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The Hurtling Stillness Season 2014-2015

The Hurtling Stillness was written by the acclaimed Macedonian playwright Dejan Dukovski in 1997, who is considered by many the ‘Chekhov of the Balkans.’ The story plays out in six darkly funny vignettes inspired by Balkan urban culture and classic works such as Waiting For Godot and The Seagull. Each vignette represents a central theme: Meaning, Joy, Faith, Hope, Love, and Sin.

We chose to dedicate our new season to this exceptional project,not only because of the extremely powerful text,but also because we believe that such Balkan Absurdist theater genre has a voice in NYC.We would like to thank you for taking a moment of your busy day to check out our project and we hope this cause will speak to you.

Welcome to the show!

1.The Hurtling Stillness or Who the Fuck Started All This plays out in six dark vignettes inspired by Balkan urban culture and classic works that include Waiting For Godot and The Seagull. Each vignette represents a Circle and central theme: Meaning, Joy, Faith, Hope, Love and Sin. Within these Circles thirteen characters that include circus performers, street dwellers, a prostitute, lovers, a tortured sexual predator, a nun and a demon plunge head first into a poetic world of death, love and angels.

Six scenes make up this absurdist play that explores the elements of love, joy, faith, hope, meaning and sin. In the opening scene of Meaning, we have the half blind Bill Collector and Benzanija, a runaway. This scene is very much inspired by Beckett in regard to the banter, and the obvious and yet nebulous relationship between the two characters. Desperation, longing and anticipation are what lies beneath the impulsive and somewhat crude lines.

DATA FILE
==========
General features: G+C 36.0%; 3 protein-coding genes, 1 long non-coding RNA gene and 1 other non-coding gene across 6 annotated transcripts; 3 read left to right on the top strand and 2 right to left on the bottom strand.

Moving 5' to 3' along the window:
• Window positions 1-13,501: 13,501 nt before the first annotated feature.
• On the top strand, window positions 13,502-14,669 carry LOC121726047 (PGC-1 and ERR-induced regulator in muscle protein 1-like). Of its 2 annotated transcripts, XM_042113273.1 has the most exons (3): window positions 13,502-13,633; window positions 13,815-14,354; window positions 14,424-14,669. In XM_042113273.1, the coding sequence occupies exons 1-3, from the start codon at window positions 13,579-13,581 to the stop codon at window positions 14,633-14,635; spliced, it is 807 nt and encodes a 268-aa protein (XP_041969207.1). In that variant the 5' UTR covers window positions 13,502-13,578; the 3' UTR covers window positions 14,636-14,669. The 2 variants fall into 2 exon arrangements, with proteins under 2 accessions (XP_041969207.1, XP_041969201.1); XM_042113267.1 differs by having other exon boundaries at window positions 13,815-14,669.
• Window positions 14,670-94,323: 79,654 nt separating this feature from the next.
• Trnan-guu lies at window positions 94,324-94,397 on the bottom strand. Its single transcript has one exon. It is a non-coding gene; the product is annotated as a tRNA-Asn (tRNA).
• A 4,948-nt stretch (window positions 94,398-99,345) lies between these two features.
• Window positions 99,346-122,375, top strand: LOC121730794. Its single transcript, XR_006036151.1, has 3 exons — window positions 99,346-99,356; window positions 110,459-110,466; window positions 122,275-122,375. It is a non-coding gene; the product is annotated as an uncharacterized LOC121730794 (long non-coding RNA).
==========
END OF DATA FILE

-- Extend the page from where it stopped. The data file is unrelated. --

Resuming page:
In Joy, we find a ballerina and a clown, reminiscent of Pierrot, in a dying circus act. These to characters obviously care for one another, however a case of unrequited love and miscommunication plague their relationship until inevitably the clown accidentally murders the ballerina, for fear she will leave him alone in the destructive circus environment.

Faith’s scene is roughly inspired by Faustus. Dr. Phallus, the Faustus character, yearns for something he does not know, even though it appears he knows everything. In an attempt for human connection, he quickly offends the young man who happens to be in the inn with him, and an unexpected turn of events occur.

In Love, we see Lulu, a masked man and a third man. Lulu, perhaps a bit promiscuous, has been stringing the third man along, most likely for convenience, and she is in love with the masked man, who’s lack of commitment is obvious. It’s as if the mask represents a human part of the masked man that’s missing. The scene ends with the masked man leaving once again, and the third man copulating with an indifferent Lulu.

Hope is a Chekhovian-inspired scene that reveals two ex lovers, Ikonija and Konstantine, who have not seen each other in years. It’s clear that they still love each other, and therefore have hope, but there has been too much distance, in space and in years, to continue their love.

Sin deals with a demon, Sheytan and a nun. The manipulation that Sheytan uses throughout the scene is reminiscent of Richard III and the Marquis de Sade. Eventually, the nun, who is having doubts regarding her position, and feels pity for this “caged beast”, gives in to his demands and with a single kiss, Sheytan dies in peace.

Risks and challenges

“The team behind The Hurtling Stillness consists of more than twenty, talented and highly educated professional artists and administration. TWL Theatre Company has always been a self-produced project and despite all of the financial difficulties, we have always been able to put on innovative, very well received, groundbreaking theater performances. I am certain in the high qualities of every member of the company and since we have already secured all the necessary artistic and most of the technical elements to create a successful show, it looks like the only obstacle left for us in our journey is to fund it.
The Whitelisted Team is an exceptional one because we are constantly working towards self-improvement and we are very well aware of the fact that we as a company have to fight tirelessly towards deserving our place in the New York Theater Community.
My personal belief is that we should not exist as an ensemble unless we are capable of showcasing our best possible selves hand in hand with profound and exciting artistic work.We are dedicated to inspiring our audience and promoting creativity and togetherness.” Teodor Petelov-Artistic Director


Theo Petelov (Artistic Director):  c: (917) 455-1195

Artan Telqiu (Director of Development): c: (646) 330-7290

Tihomir Andonov (Creative Director): c: (908) 425 1970

Jenny Karlsen (Creative Director): c: (347) 429-2975